The site will be visited as a matter of urgency. Checks are made on the tidiness of the site, the level of disruption to local residents or businesses and an assessment of any obstruction of highways or public rights of way, as well as any activity the police or others may have reported to them.
As a legal requirement any humanitarian or welfare considerations are taken into account. If the occupants are behaving in an acceptable manner and the site is being kept tidy and if the code of conduct is complied with, unauthorised encampments may be tolerated for a short time in line with government advice.
If there is evidence of anti-social behaviour, there is a presumption towards eviction.
If the decision is taken to evict we would seek to negotiate a mutually acceptable deadline for unauthorised encampers to move by. This method is normally quicker and less costly than taking formal legal action.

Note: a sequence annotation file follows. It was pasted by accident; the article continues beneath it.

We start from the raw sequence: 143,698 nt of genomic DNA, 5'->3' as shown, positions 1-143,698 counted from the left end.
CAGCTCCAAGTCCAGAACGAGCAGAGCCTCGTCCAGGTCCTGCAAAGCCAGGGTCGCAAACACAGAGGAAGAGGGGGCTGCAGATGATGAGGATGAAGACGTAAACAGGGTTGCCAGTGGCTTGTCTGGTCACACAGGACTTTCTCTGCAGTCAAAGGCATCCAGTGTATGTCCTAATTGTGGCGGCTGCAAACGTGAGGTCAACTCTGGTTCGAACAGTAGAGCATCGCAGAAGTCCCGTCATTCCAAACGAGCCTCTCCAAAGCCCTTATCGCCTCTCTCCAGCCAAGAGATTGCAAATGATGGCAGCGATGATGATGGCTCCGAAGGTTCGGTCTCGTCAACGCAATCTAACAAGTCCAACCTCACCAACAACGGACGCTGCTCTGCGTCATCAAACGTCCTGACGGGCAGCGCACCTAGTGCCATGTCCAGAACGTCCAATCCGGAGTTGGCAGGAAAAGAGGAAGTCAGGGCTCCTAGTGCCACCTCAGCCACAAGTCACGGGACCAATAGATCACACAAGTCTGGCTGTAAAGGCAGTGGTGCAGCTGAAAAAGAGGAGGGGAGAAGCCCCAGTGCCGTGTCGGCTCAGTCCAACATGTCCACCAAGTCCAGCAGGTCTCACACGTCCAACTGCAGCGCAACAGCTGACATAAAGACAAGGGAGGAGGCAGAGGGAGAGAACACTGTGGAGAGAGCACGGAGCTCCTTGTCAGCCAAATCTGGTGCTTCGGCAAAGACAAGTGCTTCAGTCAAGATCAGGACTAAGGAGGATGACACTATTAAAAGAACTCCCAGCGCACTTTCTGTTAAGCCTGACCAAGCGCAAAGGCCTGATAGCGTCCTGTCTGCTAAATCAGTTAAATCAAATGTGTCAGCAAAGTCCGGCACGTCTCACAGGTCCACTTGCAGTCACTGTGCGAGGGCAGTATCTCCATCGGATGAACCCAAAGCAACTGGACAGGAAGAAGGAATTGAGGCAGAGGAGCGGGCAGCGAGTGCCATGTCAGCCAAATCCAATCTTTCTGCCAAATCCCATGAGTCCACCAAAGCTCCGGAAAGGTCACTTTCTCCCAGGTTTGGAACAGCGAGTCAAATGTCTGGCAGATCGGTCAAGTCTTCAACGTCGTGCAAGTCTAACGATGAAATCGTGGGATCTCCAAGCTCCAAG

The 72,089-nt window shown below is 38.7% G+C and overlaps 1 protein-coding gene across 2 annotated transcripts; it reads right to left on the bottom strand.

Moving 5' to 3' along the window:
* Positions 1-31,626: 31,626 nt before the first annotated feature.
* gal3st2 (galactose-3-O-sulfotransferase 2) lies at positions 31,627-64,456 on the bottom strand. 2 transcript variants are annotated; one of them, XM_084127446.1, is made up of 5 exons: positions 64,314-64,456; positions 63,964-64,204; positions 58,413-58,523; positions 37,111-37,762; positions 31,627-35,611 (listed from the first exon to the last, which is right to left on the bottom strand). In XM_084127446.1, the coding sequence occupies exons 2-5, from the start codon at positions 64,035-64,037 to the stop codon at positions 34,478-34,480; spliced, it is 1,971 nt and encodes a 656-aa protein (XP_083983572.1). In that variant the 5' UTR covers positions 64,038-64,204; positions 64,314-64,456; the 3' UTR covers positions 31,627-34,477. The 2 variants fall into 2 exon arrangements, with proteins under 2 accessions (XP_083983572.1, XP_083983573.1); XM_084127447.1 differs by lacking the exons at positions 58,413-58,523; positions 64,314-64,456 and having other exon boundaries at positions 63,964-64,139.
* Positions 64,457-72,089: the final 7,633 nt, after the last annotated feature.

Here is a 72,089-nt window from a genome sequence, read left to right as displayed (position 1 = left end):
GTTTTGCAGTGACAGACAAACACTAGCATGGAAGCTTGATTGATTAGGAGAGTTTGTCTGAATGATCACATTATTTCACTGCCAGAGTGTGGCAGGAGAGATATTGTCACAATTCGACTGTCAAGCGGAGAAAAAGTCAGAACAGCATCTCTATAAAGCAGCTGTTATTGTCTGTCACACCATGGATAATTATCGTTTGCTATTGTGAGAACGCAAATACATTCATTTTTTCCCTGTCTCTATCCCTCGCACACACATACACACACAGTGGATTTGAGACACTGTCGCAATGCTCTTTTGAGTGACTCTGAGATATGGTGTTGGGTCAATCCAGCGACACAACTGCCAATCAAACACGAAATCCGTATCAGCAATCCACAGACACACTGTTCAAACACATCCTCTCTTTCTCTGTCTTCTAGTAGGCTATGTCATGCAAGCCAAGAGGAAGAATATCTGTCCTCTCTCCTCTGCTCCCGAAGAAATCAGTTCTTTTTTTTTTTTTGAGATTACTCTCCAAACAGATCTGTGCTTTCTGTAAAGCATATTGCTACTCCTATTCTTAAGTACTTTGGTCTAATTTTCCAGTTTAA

If that fails, there are powers that the police and local authorities can use. These are subject to Human Rights Act and Race Relations Act considerations, and can be challenged in court.
Any attempt to move an unauthorised encampment without following the relevant procedures may seem quicker, but it could lead to lengthy court actions, considerable cost and public criticism of the actions taken.